The plane crashed into a power line in Montgomery County, Maryland.

Crews worked late into the night Sunday to rescue passengers on board a small plane tangled in high-voltage power lines north of Montgomery Village in Montgomery County. Officials said there were no reports of injuries.

Power was cut to nearly 90,000 homes and businesses across the county after the plane crashed on a Pepco transmission line near Rothbury Drive and Goshen Road, according to utility and rescue officials.

Photos showed the plane appearing to be caught in a latticework of cables and pylons that support high-voltage transmission lines.

The site is north of the village of Montgomery, close to the business district, and less than two or three miles from the small airport.

The transmission lines apparently involved lie in the upper-middle part of the county. Pepco said it was assessing the damage and working closely with the county’s first responders.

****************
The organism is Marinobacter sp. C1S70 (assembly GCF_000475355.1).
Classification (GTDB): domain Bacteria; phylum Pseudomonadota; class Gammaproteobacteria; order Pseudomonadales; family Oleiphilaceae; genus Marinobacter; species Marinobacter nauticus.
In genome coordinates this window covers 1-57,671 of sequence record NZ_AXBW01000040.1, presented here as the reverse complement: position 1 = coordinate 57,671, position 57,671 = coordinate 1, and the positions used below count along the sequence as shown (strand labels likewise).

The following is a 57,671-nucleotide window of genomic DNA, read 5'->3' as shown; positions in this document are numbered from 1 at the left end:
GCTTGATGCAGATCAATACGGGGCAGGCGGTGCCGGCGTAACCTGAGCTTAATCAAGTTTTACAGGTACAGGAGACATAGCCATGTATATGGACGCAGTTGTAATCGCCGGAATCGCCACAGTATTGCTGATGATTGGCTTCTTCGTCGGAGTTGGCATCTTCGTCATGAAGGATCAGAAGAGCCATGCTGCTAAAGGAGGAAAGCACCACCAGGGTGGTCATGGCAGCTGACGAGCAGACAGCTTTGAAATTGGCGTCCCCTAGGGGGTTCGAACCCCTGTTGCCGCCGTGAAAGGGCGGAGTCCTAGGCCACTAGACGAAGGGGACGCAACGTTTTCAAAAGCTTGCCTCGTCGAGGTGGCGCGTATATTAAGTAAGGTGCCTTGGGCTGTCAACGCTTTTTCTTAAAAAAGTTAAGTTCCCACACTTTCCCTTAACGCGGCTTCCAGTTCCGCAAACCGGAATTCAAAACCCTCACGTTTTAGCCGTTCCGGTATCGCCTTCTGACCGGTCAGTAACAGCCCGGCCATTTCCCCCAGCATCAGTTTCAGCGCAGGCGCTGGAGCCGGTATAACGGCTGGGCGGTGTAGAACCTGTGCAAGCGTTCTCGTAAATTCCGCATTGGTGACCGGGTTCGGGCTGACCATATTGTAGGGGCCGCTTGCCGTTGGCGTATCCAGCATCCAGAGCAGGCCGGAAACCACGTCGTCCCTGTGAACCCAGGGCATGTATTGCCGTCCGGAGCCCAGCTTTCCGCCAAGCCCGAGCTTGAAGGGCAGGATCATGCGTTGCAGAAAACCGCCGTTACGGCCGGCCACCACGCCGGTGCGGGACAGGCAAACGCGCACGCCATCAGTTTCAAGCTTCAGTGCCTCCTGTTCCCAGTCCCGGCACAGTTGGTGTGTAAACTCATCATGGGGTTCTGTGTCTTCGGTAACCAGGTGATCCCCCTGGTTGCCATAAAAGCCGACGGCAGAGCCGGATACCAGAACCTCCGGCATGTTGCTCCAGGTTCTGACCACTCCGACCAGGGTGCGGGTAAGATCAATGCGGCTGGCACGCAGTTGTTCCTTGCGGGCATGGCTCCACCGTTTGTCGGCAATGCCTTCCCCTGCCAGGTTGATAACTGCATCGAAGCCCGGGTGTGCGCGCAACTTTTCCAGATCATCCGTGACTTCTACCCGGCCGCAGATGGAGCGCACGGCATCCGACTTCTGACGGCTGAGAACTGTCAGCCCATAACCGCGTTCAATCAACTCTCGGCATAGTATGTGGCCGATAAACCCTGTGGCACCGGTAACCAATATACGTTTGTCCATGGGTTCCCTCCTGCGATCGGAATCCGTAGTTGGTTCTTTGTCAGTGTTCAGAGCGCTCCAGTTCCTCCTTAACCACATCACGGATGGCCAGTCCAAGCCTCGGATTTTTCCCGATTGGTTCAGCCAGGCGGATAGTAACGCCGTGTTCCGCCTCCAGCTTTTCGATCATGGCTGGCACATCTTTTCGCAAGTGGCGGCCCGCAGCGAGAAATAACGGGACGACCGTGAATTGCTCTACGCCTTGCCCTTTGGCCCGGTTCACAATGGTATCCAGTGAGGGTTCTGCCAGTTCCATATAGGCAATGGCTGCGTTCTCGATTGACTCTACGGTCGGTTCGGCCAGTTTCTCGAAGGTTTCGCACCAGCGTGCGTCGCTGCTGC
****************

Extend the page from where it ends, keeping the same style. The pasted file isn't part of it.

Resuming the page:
The cause of the accident is not yet known. The Washington area was cloudy and rainy on Sunday, and it’s unclear whether the weather had an impact.

The plane, described by the FAA in its initial report as a single-engine Mooney M20J, hit a high-tension line a few miles from Gaithersburg’s Montgomery County Airport at about 5:40 p.m.

The extent of damage to the line and the towers supporting it is unclear. In the photo, the tower adjacent to the plane appears to be intact.

Pepco is awaiting permits before it can begin to “stabilize the electrical infrastructure and begin restoring service,” the utility tweeted around 6:45 p.m.

The number of utility customers does not reflect the actual number of people served, as large condominiums with dozens of residents may be listed as a single customer.

It appears Metro is one of the affected customers. Trains are currently bypassing Wheaton station due to a power outage caused by the accident. A Metro spokeswoman said services could be affected on Monday.

It was not immediately clear if or how many customers would be able to get service over other transmission lines or cables. Also unclear is how long repairs might take.

One estimate suggests the plane may have hit lines as high as 10 stories high. The photos appear to show the plane at about that altitude. The wings and fuselage appear largely intact.

High-voltage transmission lines are usually supported by lattice-like metal towers that are located far above the ground. They serve substations rather than individual buildings, and are located at much higher elevations than neighborhood distribution lines.

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